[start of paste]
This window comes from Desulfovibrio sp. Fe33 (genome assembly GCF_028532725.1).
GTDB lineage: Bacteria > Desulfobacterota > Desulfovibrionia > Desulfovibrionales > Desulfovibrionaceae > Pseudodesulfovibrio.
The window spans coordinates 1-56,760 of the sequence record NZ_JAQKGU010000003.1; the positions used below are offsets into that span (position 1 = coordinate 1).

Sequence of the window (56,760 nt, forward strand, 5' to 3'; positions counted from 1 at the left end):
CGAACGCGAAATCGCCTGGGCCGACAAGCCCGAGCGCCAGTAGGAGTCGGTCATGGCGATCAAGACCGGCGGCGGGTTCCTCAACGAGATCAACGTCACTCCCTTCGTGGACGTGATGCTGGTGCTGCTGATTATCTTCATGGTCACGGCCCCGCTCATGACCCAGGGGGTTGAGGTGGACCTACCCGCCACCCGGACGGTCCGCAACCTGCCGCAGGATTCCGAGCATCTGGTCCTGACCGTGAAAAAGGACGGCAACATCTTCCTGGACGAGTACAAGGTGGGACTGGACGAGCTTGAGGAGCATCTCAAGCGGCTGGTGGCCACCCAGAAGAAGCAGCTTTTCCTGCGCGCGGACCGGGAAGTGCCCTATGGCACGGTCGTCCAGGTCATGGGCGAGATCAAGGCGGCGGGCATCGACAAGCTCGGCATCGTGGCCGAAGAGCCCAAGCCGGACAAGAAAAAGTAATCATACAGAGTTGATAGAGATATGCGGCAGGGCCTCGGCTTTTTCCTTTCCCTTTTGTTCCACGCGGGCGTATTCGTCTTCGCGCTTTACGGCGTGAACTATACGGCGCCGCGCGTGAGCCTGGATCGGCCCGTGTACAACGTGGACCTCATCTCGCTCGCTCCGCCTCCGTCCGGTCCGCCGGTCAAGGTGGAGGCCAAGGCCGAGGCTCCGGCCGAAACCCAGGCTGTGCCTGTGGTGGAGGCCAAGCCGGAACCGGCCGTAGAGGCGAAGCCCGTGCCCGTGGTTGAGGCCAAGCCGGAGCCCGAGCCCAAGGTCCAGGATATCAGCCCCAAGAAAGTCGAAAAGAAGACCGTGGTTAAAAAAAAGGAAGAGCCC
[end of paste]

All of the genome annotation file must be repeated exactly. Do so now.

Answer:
This window comes from Desulfovibrio sp. Fe33 (genome assembly GCF_028532725.1).
GTDB lineage: Bacteria > Desulfobacterota > Desulfovibrionia > Desulfovibrionales > Desulfovibrionaceae > Pseudodesulfovibrio.
The window spans coordinates 1-56,760 of the sequence record NZ_JAQKGU010000003.1; the positions used below are offsets into that span (position 1 = coordinate 1).

Sequence of the window (56,760 nt, forward strand, 5' to 3'; positions counted from 1 at the left end):
CGAACGCGAAATCGCCTGGGCCGACAAGCCCGAGCGCCAGTAGGAGTCGGTCATGGCGATCAAGACCGGCGGCGGGTTCCTCAACGAGATCAACGTCACTCCCTTCGTGGACGTGATGCTGGTGCTGCTGATTATCTTCATGGTCACGGCCCCGCTCATGACCCAGGGGGTTGAGGTGGACCTACCCGCCACCCGGACGGTCCGCAACCTGCCGCAGGATTCCGAGCATCTGGTCCTGACCGTGAAAAAGGACGGCAACATCTTCCTGGACGAGTACAAGGTGGGACTGGACGAGCTTGAGGAGCATCTCAAGCGGCTGGTGGCCACCCAGAAGAAGCAGCTTTTCCTGCGCGCGGACCGGGAAGTGCCCTATGGCACGGTCGTCCAGGTCATGGGCGAGATCAAGGCGGCGGGCATCGACAAGCTCGGCATCGTGGCCGAAGAGCCCAAGCCGGACAAGAAAAAGTAATCATACAGAGTTGATAGAGATATGCGGCAGGGCCTCGGCTTTTTCCTTTCCCTTTTGTTCCACGCGGGCGTATTCGTCTTCGCGCTTTACGGCGTGAACTATACGGCGCCGCGCGTGAGCCTGGATCGGCCCGTGTACAACGTGGACCTCATCTCGCTCGCTCCGCCTCCGTCCGGTCCGCCGGTCAAGGTGGAGGCCAAGGCCGAGGCTCCGGCCGAAACCCAGGCTGTGCCTGTGGTGGAGGCCAAGCCGGAACCGGCCGTAGAGGCGAAGCCCGTGCCCGTGGTTGAGGCCAAGCCGGAGCCCGAGCCCAAGGTCCAGGATATCAGCCCCAAGAAAGTCGAAAAGAAGACCGTGGTTAAAAAAAAGGAAGAGCCC